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“Parks and Recreation”: Icon of Community

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Over the past several months, I’ve been rewatching NBC’s comedy series Parks and Recreation, which is, in my opinion, one of the most quietly wonderful shows ever to be on television. Having seen every episode at least once now, I think I’ve figured out what made the show work so well (or, more accurately, what made it work so well once its writers figured out what they wanted it to be). Parks and Rec works because its characters are better together than they would be alone. Fans of the show undoubtedly recognize themselves in one or more of the characters (I’ve been cast as Leslie Knope by multiple friends, and I’ve cast my own friends as Ron Swansons, Donna Meagles, even April Ludgates), and it is this recognition that also serves as a reminder that we are made better human beings by the other people in our lives than we could ever become on our own.

Leslie’s overachieving drive and relentless enthusiasm needs to be tempered by Ron’s taciturnity, Ben’s pragmatism, and Ann’s steadiness. On the other hand, Ron’s reluctance and curmudgeonliness, loveable though it is, needs to be prodded on occasion by Leslie’s zeal, Andy’s innocent neediness, and Diane’s affectionate insistence. This analytical exercise could be done for every character on the show, because in the world of Pawnee, Indiana, no character is an island, and no character is a caricature. Chris Traeger, with all of his unbridled optimism, struggles with the dark realities of life and learns to rely less on his own sheer force of will and more on his friends (and his therapist Dr. Richard Nygard) to pull him through. Even April, with all of her darkness, loves Andy and Leslie and Ron and Champion (and even Ann) with a fierce loyalty, and she grows in her ability to love precisely as a result of her relationships.

What Parks and Rec teaches us is that, even as we remain true to ourselves, it is our friends and our community (which aren’t necessarily the same thing) who help us grow more fully into ourselves. Yes, Leslie will always be driven, Tom will always be entrepreneurial, Donna will always be mysterious and fabulous, April will always be morbid, Andy will always be “simple” (and “fine,” to quote Donna), Ben will always be nerdy, Chris will literally always be upbeat, Ann will always be nurturing, Jerry will always be the secret icon of the good life, and Ron will always be, well, Ron.

The genius of the show lies in the fact that these people almost always act in a way that the audience expects them to act, in a way that’s in keeping with who they are at their core. Yet, the even greater genius of the show is that, even in the midst of that predictability, there is still room for growth: its writers created incredibly specific characters and kept them interesting throughout seven seasons precisely by cultivating the characters’ relationships with one another in both expected and unexpected combinations. We can predict how Tom and Donna will act together, but what would happen if you put Jerry and Donna in a room together? Or Jerry and Ben? How can Donna and April grow as individuals and as friends? What about Ron and Ann? Or April and Ann? By bringing together characters whose traits are complimentary (Leslie and Ben, Donna and Tom), the writers show us who these people are at their most comfortable. By bringing together characters whose traits seem to be more like like oil and water (Leslie and Ron, Tom and Ben, April and Ann), the writers show us how these people can help one another to grow in patience, forgiveness, empathy, understanding, even love.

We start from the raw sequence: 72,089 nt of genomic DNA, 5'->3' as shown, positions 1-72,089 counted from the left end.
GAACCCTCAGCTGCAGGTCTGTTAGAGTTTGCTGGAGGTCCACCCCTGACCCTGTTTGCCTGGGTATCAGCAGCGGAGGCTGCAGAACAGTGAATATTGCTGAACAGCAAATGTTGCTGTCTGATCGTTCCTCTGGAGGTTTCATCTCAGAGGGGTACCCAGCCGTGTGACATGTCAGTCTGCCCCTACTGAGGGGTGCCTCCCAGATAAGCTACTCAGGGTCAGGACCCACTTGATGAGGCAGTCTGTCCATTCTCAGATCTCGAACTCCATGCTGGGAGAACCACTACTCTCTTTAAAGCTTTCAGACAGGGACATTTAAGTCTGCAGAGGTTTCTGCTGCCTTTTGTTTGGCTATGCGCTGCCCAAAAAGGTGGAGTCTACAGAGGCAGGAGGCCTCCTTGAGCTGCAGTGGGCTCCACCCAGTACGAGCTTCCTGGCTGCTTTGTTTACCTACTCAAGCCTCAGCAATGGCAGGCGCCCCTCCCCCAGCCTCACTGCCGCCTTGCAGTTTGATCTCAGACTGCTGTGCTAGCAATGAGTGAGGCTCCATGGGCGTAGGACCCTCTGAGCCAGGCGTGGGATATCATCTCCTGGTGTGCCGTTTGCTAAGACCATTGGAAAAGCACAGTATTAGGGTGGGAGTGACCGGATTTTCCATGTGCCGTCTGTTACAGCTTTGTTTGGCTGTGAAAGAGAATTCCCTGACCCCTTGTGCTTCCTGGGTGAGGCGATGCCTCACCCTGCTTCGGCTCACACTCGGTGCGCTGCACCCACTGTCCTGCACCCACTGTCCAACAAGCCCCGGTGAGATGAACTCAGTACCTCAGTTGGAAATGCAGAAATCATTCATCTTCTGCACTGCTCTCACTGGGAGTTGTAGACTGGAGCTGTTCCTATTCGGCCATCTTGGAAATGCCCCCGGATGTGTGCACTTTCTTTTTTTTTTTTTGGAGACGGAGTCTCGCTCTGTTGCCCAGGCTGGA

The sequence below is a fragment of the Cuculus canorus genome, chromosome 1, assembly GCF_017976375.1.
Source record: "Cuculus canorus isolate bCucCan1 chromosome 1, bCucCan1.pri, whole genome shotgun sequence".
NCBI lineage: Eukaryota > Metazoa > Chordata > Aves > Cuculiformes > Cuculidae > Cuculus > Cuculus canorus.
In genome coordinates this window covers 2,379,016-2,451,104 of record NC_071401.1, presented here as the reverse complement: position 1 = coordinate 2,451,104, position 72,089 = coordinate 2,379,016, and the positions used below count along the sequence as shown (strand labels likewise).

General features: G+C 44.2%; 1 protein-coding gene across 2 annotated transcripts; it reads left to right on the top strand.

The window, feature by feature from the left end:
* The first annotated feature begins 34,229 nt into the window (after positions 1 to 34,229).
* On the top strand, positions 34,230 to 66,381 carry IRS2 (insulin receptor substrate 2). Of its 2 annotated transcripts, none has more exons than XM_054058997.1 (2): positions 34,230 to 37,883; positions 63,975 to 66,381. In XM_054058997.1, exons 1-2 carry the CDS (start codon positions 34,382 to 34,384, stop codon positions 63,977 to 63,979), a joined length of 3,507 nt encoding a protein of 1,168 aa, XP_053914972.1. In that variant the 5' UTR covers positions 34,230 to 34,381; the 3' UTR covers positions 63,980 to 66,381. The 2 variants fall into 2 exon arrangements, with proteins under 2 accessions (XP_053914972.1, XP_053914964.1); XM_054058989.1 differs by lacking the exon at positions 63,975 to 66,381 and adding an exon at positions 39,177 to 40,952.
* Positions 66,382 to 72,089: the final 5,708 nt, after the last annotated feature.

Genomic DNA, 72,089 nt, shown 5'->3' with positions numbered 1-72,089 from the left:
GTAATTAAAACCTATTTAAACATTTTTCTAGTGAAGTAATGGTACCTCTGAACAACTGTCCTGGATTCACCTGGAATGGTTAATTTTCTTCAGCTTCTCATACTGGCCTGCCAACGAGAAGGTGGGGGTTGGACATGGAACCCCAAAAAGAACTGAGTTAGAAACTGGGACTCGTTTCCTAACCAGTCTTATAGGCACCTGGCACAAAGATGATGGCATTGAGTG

Moreover, the reappearance of so many unbelievably memorable minor characters throughout the show—Joan Callamezzo, Perd Hapley, Jean-Ralphio and Mona Lisa Saperstein, Shawna Malwae-Tweep, Ethel Beavers, Bobby Newport, all of the Tammys, Jeremy Jamm, even unnamed citizens of Pawnee who consistently show up to town hall meetings and complain about the same things over and over (like the guy who always starts chanting)—shows us that we are called to be in a relationship of some form with everyone whom we encounter.

One can contrast the Parks and Rec approach with that employed by other ensemble comedies like Friends: absent the presence of supporting and minor characters whose purpose is to broaden the horizons of the series regulars, challenging them to grow into and beyond themselves, the central characters devolved over ten seasons into mere caricatures because their community was too insular, too enclosed, too self-involved. The same could be said for Community and even Seinfeld, resulting in varying degrees of absurdity and implausibility that, while entertaining, never challenge the viewers themselves to any personal growth either.

At its heart, Parks and Rec is an icon of true community that can inspire its viewers to become better people by opening themselves up to and learning to love others. Throughout any given day, we interact with people whom we like and whom we do not like, people whom we know well and people whom we do not know well or even people whom we do not know at all. Whether these interactions take place with the series regulars in our lives, or the special guest stars, or even the extras in the background, for the Christian living as a member of the Body of Christ, we are called to approach each and every interaction within our particular communities with the love of Christ. We won’t always succeed in this, but if our successes outnumber our failures, then we, like our Parks and Rec doppelgängers, will continue to grow into more complete versions of who we already are; in other words, we will grow into more faithful versions of who God has called us to be.

Carolyn Pirtle

Carolyn Pirtle is the associate director of the Notre Dame Center for Liturgy and a composer of liturgical music.